Rather, the Christian motive for charity is not to make sure that everyone gets what they deserve, but to use God's gracious gifts with the same grace with which they were originally bestowed. So neither the liberal nor the conservative approach is an adequate way of thinking about the difference between those who have and those who don't.
But even worse, neither of liberalism's warring children can possibly succeed under their own terms. If the conservatives were to get serious about making sure that people really only get what they deserve, they'd find that they don't deserve what they have either, or, at least, there's no rigorous way of telling who deserves what/how much. If the liberals were to get serious about egalitarianism, they'd find that there's no reason to stop with health care. Talk of "living wage" is a smokescreen, as there's no logical reason to stop there.
I think this highlights an internal and, in my view, unresolvable tension within liberalism. The conservative critique of the liberal position is correct: liberals overestimate the deserving of the poor. But the liberal critique of the conservative position is also correct: conservatives overestimate the deserving of the rich. Rights regimes are fundamentally incoherent, as not only is there no way of basing them on a metaphysical foundation strong enough to support their demands, but there's no way of working them out without "creating" more "injustice" than you're trying to solve. If health care isn't a right, there's no reason to worry about who has it and who doesn't. Justice is served regardless. But if it is a right, there's no reason to be happy until every Nigerian peasant can get chemotherapy on demand.
The genius of the Christian view is that this world is not the end. The life of the world to come is the real goal, and where all our hopes are cast. It also recognizes that there are worse things than being sick or poor. Hardship is discipline, etc. So while we can mourn suffering--just because it has benefits doesn't mean this is the way it's supposed to be--we mourn because God's creation has been marred, not because justice is not being done. In addition, by focusing on heaven, grace has purpose beyond individual merit. We show grace because we have been shown grace, but grace does not mean simply giving people what we or they think they want. It means doing what, in our judgment, is best for them.
This conflicts with liberalism in a number of ways. First, it makes us take responsibility for judgments about other people, something liberalism will not permit. Second, it encompasses the idea that sometimes leaving someone in their misery is the gracious thing to do. Again, hardship is not the worst thing that can happen to you, and the point of grace is not simply to alleviate hardship. It is to bring people to the Gracious One. So if mitigating hardship will simply enable someone to continue in their selfish ways... maybe they need to spend some more time with hardship. This sort of analysis doesn't easily translate into policy language, but it does alleviate the concern that everyone always have access to the best possible treatment. We wish they could, but it's not automatically a problem if they can't.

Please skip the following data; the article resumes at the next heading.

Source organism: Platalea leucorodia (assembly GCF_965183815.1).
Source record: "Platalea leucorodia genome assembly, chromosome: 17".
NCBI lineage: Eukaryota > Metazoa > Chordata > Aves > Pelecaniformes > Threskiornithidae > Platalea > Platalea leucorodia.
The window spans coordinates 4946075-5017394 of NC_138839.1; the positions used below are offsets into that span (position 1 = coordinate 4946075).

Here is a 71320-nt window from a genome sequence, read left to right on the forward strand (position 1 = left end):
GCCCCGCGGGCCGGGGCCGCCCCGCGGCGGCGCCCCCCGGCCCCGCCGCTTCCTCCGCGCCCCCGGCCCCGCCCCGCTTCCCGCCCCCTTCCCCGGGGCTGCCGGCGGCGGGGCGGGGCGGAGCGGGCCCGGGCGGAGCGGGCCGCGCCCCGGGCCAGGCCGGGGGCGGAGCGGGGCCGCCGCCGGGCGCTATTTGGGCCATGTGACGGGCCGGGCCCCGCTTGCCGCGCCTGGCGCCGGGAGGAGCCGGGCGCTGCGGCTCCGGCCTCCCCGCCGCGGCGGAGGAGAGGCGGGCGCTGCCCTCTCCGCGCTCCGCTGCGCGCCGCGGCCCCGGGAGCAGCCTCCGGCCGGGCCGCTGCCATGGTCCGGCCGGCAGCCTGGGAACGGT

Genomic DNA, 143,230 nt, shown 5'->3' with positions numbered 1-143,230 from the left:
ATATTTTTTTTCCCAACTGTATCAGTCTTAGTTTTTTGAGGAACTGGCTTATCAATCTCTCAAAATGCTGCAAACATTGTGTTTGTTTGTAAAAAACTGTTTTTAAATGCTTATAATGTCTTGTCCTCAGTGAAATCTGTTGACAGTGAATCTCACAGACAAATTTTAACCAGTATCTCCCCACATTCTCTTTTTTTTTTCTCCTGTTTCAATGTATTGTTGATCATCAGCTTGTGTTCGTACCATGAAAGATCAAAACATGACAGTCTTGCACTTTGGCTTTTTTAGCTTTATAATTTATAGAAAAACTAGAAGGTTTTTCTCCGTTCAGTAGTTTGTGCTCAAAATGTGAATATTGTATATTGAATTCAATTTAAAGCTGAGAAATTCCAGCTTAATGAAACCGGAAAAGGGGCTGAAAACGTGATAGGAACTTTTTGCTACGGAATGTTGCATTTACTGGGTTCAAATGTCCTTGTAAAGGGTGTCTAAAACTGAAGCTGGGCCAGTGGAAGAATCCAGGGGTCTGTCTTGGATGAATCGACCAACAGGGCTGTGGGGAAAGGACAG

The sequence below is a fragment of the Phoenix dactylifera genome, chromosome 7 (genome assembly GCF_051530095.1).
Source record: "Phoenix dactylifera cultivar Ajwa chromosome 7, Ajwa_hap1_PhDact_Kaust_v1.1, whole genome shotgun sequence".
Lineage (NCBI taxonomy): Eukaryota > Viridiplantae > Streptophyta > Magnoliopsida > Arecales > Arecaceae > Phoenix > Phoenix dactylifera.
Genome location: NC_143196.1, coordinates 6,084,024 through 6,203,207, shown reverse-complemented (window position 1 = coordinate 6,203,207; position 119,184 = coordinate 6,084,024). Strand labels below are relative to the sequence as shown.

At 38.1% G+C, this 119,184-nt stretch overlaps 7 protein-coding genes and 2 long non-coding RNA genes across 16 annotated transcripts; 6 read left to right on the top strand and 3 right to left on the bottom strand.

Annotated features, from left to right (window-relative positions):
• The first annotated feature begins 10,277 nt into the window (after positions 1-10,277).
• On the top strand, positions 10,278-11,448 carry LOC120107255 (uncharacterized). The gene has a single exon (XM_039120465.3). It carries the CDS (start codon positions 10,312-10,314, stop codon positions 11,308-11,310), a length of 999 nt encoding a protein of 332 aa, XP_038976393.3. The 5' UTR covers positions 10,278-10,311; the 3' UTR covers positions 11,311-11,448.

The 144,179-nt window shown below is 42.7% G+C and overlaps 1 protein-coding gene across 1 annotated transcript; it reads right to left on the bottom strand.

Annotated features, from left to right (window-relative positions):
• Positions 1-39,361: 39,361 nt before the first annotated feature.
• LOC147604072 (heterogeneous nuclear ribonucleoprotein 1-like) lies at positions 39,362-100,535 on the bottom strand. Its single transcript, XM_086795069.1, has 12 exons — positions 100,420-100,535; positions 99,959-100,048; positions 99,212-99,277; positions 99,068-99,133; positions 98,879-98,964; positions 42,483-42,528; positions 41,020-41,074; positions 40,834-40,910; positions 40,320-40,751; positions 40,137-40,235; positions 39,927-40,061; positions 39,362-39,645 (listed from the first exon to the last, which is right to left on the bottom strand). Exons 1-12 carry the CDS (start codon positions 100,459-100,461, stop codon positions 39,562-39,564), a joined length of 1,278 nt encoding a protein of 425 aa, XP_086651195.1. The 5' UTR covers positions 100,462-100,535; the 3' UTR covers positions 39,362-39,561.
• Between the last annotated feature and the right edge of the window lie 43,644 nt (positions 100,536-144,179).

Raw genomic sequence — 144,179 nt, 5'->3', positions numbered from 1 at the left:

I think the things described here are why I really can't get all that excited about the health care debate. Not only do I have no confidence that any of the proposals which seem likely to pass will provide benefits worth their costs, but none of my concerns are even remotely represented. The beast from the sea will continue in its age-old ways, and the best from the land will make it sound like the decent human thing to do, but I see the dragon behind them. Health care reform may not be a tower, but that doesn't make it any less of a Babel. And the irony of the project failing because of a lack of adequate communication would be fitting.
*I know full well that these terms as applied in this context have nothing to do with liberalism or conservatism in any rigorous way, but I shall employ them here because they're convenient shorthand which let everyone know who I'm talking about.
**Here I do mean the term in the classical sense. Both "liberals" and "conservatives" belong to the broader tradition of liberalism.Posted by ryan at March 2, 2010 9:05 AM